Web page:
Atlantis chasing the space station
Crew plans to begin weeklong docking today
CAPE CANAVERAL, Fla. -- With a 4-inch gap in the space shuttle's heat-protecting blanket not appearing to be an urgent problem, the crew of Atlantis yesterday readied itself for what NASA called a delicate ballet with the international space station.
Then the shuttle today will begin a weeklong docking with the orbital outpost.
Atlantis's seven astronauts spent much of yesterday on a mandatory inspection of the shuttle's delicate heat tiles, outer edges, and blankets for problems similar to the kind that caused the fatal Columbia accident in 2003. No glaring problems were reported.
But late Friday and early yesterday, the crew spent extra time using a robot arm to look at a gap in a thermal blanket on the left side of the shuttle. The gap, about 4 inches, is the result of an unusual fold in the blanket, not a debris hit -- which caused Columbia's fatal problem, NASA spokeswoman Lynette Madison said.
The area does not get hotter than 700 degrees Fahrenheit during the shuttle's return to earth and is not a place where NASA is usually concerned about potentially fatal problems, she said. Still, engineers were using photos to create a three-dimensional model of the gap just in case.
"They don't think it's much of a concern," Madison said.
As part of the normal day-after-launch tile inspections, astronaut Patrick Forrester used the shuttle's robot arm and a boom extension to examine its wings and outer edges.
Atlantis's seven-man crew was closing the gap between it and the space station by about 800 miles every 90-minute orbit. Atlantis is scheduled to dock with the space station at 3:38 p.m. today.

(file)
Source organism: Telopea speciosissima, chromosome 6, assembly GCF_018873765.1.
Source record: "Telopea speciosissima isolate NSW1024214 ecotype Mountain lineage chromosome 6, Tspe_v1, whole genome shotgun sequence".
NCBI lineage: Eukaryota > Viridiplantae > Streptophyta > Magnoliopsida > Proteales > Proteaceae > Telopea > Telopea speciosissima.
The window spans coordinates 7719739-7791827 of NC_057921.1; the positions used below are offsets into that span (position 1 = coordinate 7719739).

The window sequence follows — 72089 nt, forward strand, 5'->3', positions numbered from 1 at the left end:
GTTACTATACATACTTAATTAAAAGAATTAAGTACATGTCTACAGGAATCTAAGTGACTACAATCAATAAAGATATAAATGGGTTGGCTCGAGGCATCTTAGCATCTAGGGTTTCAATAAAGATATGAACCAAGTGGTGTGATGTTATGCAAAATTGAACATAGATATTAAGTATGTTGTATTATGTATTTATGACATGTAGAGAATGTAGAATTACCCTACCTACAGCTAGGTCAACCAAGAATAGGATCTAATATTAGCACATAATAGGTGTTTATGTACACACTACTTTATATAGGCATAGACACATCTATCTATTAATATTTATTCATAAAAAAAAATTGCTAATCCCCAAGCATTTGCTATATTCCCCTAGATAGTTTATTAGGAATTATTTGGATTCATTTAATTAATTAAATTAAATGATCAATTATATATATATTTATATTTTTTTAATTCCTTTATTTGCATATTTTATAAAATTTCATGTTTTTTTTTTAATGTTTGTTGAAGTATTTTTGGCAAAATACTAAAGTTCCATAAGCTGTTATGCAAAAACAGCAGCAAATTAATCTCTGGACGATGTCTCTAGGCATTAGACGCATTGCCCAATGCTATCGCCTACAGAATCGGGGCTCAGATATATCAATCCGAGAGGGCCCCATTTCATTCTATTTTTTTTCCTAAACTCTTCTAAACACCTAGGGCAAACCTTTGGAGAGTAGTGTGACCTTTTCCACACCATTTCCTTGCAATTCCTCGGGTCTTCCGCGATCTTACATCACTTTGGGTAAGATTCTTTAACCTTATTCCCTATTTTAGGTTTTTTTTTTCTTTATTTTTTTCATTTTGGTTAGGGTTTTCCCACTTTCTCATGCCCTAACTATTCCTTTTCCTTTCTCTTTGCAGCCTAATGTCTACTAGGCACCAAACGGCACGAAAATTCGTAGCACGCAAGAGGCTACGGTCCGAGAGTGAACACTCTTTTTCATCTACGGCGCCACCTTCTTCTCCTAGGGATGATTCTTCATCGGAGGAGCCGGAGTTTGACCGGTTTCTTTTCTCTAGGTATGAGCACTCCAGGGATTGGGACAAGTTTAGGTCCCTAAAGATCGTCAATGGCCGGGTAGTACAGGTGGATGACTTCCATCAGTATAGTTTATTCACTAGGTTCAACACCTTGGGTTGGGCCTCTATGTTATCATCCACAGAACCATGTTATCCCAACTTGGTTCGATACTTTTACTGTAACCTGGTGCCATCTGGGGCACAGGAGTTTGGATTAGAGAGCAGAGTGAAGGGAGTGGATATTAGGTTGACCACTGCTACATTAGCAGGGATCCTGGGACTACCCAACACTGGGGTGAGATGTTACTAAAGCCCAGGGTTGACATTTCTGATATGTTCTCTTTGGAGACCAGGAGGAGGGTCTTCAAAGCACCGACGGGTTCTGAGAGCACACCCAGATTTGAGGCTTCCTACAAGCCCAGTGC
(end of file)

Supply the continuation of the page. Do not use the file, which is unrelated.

Before the docking comes some delicate maneuvering, which is risky but has appeared effortless in 20 previous tries.
"Two vehicles weighing 230,000 pounds going 17,500 mph, it's tough stuff," Mission Management Team leader John Shannon said.
Atlantis commander Rick Sturckow will move the shuttle until it is 600 feet below the station and then make the shuttle turn a 360-degree backflip in just nine minutes. The last few feet of the docking occur so slowly that Atlantis will get only an inch closer to the station every second.
Once the shuttle and station connect, they will stay locked until June 17.
During the 11-day flight, the astronauts will deliver a new segment and a pair of solar panels to the orbiting outpost. They plan three spacewalks -- on Monday, Wednesday, and Friday -- to install the new equipment and retract an old solar panel.
Today, astronaut Clayton Anderson will replace astronaut Sunita Williams as the US representative aboard the space station.
Williams, a former Massachusetts resident who has spent the past six months in orbit, will return to earth aboard Atlantis.
About an hour after launch, NASA managers said initial checks found nothing to worry about. One piece of foam that appeared to come off the shuttle's fuel tank -- which bore ugly white patches from repaired hail damage that had delayed the flight by three months -- about 135 seconds after launch did not seem to hit the shuttle, shuttle program manager Wayne Hale said.
"The tank performed in a magnificent way, despite having several thousand repairs to it," Hale said at a news conference. The debris "should not be a hazard that late in the flight."
The first shuttle launch of the year helped put NASA back on track after a run of bad luck and scandal on the ground during the first half of the year.
In the past few months, NASA has seen the arrest of astronaut Lisa Nowak in an alleged plot to kidnap her rival for a shuttle pilot's affections; a murder-suicide at the Johnson Space Center in Houston; and the derailment of a train carrying rocket-booster segments for future shuttle launches.